Actual evapotranspiration (AET) from naturally vegetated land areas is a function of the PET, soil moisture, and soil properties; these soil properties are field capacity, wilting point, and rooting depth (see Eq. 11 above). In a given time step, if soil moisture is sufficient to meet PET, then AET = PET. Otherwise, PET is modified by a soil-drying function g(Ws). The amount of water that can be drawn out of the soil moisture pool depends on the current soil moisture and the available water capacity. These functions are described fully in Wisser et al. (2010a) and Grogan (2016). Default model inputs represent the land surface as a generic, reference vegetation type (Allen et al., 1998), with soil-drying parameters from Federer et al. (2003) estimated to best match global average runoff. The ET from land-cover types other than a generic reference vegetation can be represented, given input data on the subgrid-cell fraction occupied by these land-cover types and a set of associated parameters. When using subgrid-cell land-cover inputs, the WBM simulates a full soil water balance for each portion of the grid cell that is identified as a unique land-cover type. Model output provides a grid-averaged value for each stock and flux. For cropland land-cover inputs, subgrid-cell crop-specific water balance values can be output for soil moisture, PET, irrigation water applied (for irrigated crops), and blue and green water use by crop (for irrigated crops). For fine-resolution simulations, inputs identifying the dominant land-cover type can be used to parameterize the entire grid cell, or land cover can be used to average necessary parameters a priori. Crop ET calculation methods are from Allen et al. (1998), with default parameter values for crops from Siebert and Döll (2010). While AET from other land-cover types (e.g., forest or grassland) can be parameterized and simulated, no published study has used this option of WBM yet. The AET from other consumptive water uses are described below in Sect. 2.2.5.

Open water evaporation applies to the fraction of grid cells containing terrestrial free water surfaces, including river surface area, lake and reservoir area, and inter-basin transfer canal area (see Sect. 2.3.4 below for a description of inter-basin transfer canals). Open water evaporation rates can be input into the WBM, available from reanalysis models such as MERRA2 (Gelaro et al., 2017), estimated as a multiplier on PET in the absence of an input dataset; the default multiplier in the WBM is 1.0. The river surface evaporation Eriv is calculated as a function of open water evaporation rates O and river geometry:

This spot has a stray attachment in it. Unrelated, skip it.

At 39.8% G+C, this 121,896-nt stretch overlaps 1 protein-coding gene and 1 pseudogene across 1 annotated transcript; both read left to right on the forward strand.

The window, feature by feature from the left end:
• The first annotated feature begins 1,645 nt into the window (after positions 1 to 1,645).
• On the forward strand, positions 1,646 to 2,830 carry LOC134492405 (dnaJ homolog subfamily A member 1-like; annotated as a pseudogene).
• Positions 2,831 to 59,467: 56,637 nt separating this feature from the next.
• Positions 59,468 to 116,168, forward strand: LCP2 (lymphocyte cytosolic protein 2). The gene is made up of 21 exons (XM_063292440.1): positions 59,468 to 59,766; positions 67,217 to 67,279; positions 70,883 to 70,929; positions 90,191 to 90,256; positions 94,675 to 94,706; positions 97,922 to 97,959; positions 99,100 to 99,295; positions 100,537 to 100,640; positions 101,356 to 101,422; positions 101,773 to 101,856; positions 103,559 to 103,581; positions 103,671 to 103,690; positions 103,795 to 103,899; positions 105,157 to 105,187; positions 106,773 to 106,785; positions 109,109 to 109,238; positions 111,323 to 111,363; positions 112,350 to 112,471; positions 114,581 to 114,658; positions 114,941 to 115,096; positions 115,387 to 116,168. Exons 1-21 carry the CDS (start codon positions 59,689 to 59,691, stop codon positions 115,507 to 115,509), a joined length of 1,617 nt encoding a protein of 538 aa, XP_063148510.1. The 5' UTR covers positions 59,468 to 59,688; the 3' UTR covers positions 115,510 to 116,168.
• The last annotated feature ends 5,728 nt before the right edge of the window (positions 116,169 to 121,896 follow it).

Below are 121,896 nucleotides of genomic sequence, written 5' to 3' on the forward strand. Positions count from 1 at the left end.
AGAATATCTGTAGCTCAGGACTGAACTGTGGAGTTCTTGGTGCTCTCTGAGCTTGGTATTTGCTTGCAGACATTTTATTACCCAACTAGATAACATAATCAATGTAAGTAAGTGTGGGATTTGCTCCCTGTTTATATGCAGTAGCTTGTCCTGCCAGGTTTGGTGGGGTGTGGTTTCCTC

(14) E riv = min ( A y R E ow , W R ) ,

where A is the grid cell area [m2], yR is the stream width [m], Eow is the open water evaporation rate [m d−1], and WR is the storage of water in the river [m3]. Hydraulic geometry relations used to estimate stream width are described below in Sect. 2.2.3.

Surface runoff. When water enters a grid cell in excess of the volume that can be stored in soils, the canopy, and lost through ET, then gravity drainage occurs, resulting in both surface runoff and recharge. The distribution of this excess water between surface runoff and shallow groundwater recharge is defined by a model parameter which sets the fraction of drainage water that recharges shallow groundwater; the complement of this value is treated as surface runoff. To capture the hydrodynamic response of runoff generation following precipitation and snowmelt events, water passes through either a surface retention pool or a shallow groundwater pool, described below. Once the runoff water leaves either of these pools, it joins with storm runoff and forms total land runoff that is then routed downstream as river flow.